Permit hunts aren’t the only way to get a limit of birds on public land, however. Reserve a spot via permit for the opening day, and then branch out to non-permit lands as the season progresses.
“Another spot that’s not a permit hunt is Lantern Acres.… That one usually has doves a little later in the season,” Hughes said.
Doves are a Labor Day staple, but they’re merely the appetizers for many hunters. The main course comes when bow season opens and deer become legal after a tortuously long offseason. Hughes said the east has plenty of opportunities for hunters to run into big bucks.
“Roanoke River is really popular — lot of deer up there. They tend to kill some nice bucks up there. It’s a permit-hunt area, and one a lot of people apply for,” Hughes said.
Whitehall Plantation in Bladen County has had good results in the past.
“That is a good place to hunt. People have a good opportunity to kill a deer there. Kind of a unique situation because it’s permit-only,” he said.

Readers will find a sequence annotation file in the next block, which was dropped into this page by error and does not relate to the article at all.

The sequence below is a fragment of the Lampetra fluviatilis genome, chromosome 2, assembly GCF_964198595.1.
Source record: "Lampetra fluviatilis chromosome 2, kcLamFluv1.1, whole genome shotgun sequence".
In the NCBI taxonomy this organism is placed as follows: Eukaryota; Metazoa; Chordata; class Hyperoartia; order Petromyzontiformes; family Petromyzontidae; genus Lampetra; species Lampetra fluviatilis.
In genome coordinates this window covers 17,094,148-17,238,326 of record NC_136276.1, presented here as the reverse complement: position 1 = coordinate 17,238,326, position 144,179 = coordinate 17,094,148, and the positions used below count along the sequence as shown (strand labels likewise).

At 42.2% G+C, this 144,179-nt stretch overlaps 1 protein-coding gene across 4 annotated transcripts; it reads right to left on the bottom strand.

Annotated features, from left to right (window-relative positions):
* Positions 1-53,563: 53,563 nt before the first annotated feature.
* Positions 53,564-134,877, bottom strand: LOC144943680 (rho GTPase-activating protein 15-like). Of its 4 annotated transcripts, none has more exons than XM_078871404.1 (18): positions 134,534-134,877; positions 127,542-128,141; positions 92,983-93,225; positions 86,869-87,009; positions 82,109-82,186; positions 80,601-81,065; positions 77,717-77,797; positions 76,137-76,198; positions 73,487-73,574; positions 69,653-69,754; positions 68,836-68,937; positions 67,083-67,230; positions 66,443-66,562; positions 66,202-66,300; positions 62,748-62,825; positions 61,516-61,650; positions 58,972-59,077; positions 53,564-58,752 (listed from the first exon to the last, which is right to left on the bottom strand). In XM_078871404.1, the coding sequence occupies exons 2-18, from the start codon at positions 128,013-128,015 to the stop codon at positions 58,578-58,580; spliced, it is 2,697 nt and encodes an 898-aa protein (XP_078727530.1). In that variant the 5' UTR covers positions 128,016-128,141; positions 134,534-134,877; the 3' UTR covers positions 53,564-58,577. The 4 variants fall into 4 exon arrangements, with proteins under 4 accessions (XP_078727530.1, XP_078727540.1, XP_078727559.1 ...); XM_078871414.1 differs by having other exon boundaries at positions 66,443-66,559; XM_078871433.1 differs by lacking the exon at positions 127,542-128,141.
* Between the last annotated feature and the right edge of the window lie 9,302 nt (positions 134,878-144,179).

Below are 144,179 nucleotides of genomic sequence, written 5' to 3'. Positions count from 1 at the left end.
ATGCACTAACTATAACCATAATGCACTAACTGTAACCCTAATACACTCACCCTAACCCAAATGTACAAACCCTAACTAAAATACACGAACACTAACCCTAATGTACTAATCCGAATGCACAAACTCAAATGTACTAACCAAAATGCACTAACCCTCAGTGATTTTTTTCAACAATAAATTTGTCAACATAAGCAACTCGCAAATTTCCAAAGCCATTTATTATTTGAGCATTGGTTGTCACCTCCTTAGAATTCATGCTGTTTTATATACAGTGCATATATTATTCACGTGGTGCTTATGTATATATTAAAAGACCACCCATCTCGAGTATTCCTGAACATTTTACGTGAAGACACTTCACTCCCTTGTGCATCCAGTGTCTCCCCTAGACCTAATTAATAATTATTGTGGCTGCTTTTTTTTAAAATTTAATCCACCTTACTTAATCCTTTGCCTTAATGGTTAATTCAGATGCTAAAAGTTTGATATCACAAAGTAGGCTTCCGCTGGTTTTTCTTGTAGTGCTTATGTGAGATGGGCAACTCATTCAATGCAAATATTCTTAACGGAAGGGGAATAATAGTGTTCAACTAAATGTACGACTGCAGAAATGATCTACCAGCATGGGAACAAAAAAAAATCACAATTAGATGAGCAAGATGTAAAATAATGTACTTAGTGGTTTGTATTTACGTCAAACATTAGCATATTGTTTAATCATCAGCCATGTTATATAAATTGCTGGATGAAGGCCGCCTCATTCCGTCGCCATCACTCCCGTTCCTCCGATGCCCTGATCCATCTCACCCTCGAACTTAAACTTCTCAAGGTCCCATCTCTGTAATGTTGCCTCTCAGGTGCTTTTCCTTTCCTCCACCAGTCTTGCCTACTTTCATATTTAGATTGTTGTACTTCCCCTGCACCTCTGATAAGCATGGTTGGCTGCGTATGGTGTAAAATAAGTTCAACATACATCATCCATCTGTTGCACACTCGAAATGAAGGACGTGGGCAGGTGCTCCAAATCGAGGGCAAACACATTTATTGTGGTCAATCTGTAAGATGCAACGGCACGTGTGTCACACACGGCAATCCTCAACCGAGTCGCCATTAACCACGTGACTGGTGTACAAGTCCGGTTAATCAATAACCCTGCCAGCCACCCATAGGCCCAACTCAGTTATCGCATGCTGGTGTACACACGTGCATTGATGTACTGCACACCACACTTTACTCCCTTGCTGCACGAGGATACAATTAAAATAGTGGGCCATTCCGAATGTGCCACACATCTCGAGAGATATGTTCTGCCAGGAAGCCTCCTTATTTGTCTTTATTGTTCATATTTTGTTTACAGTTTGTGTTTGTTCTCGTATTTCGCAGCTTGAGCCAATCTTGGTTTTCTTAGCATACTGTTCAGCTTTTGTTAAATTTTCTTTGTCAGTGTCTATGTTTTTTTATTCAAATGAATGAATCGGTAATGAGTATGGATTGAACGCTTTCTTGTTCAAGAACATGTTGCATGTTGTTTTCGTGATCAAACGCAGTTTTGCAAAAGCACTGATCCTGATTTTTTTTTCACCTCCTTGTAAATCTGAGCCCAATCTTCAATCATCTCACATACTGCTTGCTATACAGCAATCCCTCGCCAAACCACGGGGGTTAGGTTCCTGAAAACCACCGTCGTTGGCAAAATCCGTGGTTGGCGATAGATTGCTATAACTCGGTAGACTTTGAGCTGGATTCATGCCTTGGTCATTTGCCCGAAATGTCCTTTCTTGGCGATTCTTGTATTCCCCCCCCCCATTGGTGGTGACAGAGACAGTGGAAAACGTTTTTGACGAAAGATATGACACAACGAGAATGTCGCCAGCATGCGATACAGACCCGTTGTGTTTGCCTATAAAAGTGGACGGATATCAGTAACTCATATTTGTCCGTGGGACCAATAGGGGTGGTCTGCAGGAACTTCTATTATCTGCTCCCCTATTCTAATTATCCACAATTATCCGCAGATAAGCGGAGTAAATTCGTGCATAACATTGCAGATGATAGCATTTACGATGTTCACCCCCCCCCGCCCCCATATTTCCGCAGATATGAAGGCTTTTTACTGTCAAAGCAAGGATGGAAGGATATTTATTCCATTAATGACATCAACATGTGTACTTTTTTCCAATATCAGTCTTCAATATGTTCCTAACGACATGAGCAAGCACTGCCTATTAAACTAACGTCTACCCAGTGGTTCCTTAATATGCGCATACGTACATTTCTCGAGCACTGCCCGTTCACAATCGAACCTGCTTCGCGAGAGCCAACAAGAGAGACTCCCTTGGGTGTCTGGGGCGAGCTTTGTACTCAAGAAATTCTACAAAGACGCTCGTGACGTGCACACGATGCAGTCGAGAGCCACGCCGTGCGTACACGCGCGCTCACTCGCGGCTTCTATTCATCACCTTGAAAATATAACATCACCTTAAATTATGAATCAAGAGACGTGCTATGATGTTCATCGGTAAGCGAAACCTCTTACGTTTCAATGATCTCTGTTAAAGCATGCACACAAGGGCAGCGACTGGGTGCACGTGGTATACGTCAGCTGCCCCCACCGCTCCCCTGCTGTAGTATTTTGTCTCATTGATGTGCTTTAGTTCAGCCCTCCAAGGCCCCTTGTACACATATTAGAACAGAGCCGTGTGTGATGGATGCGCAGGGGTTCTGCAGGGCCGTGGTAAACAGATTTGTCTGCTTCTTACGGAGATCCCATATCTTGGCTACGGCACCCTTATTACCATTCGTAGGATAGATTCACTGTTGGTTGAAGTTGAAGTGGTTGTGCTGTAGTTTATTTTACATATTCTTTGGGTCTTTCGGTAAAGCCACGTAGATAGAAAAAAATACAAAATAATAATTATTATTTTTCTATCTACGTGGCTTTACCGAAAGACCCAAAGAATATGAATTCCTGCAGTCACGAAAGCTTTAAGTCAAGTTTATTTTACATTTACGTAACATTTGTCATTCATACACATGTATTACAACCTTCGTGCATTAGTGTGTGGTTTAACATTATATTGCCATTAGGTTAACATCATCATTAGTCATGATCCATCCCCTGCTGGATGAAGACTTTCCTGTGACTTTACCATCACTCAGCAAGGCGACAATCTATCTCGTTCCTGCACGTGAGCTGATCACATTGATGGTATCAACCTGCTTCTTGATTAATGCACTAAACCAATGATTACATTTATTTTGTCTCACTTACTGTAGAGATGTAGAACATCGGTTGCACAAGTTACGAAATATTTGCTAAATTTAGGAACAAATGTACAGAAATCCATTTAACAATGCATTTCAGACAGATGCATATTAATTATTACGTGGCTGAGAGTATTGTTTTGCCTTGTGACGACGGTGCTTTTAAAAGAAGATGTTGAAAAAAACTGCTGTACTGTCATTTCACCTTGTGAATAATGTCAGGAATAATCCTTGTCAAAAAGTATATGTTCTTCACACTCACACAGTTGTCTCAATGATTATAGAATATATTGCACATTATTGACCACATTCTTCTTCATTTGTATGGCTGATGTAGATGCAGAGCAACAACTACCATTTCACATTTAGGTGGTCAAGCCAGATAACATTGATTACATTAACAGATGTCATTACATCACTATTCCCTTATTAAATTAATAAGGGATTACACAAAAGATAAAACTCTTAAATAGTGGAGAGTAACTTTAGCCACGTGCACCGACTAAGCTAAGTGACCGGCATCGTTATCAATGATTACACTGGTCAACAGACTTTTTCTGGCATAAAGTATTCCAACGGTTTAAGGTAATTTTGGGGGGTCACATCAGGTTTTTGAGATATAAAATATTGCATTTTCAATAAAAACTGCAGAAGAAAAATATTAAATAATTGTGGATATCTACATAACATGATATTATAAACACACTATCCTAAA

The thick cover of the east make the coastal plain’s game lands a dog-hunting paradise. Dog hunters benefit where still-hunters would be at a disadvantage in the thick brush.
“Holly Shelter Game Land, that is a popular hunting area for deer, particularly for dog hunters because it’s large. It provides a lot of hunting opportunity. That’s something that some people take advantage of along with Croatan National Forest,” Hughes said.
Hughes said Chowan Swamp also offered good odds for both dog and still-hunters. Dog hunting is very feasible on those tracts because they are large enough to allow the dogs to run without crossing onto private property.
No area in North Carolina has as high of a waterfowl density as the coastal plain, and few areas are better than game lands like Suggs Mill Pond and Whitehall Plantation.
“People think of Suggs Mill Pond for waterfowl. The pond is a permit-only hunting area — a good opportunity to kill a variety of birds. Early on, it is wood ducks and teal; later in the season, primarily ring necks,” Hughes said.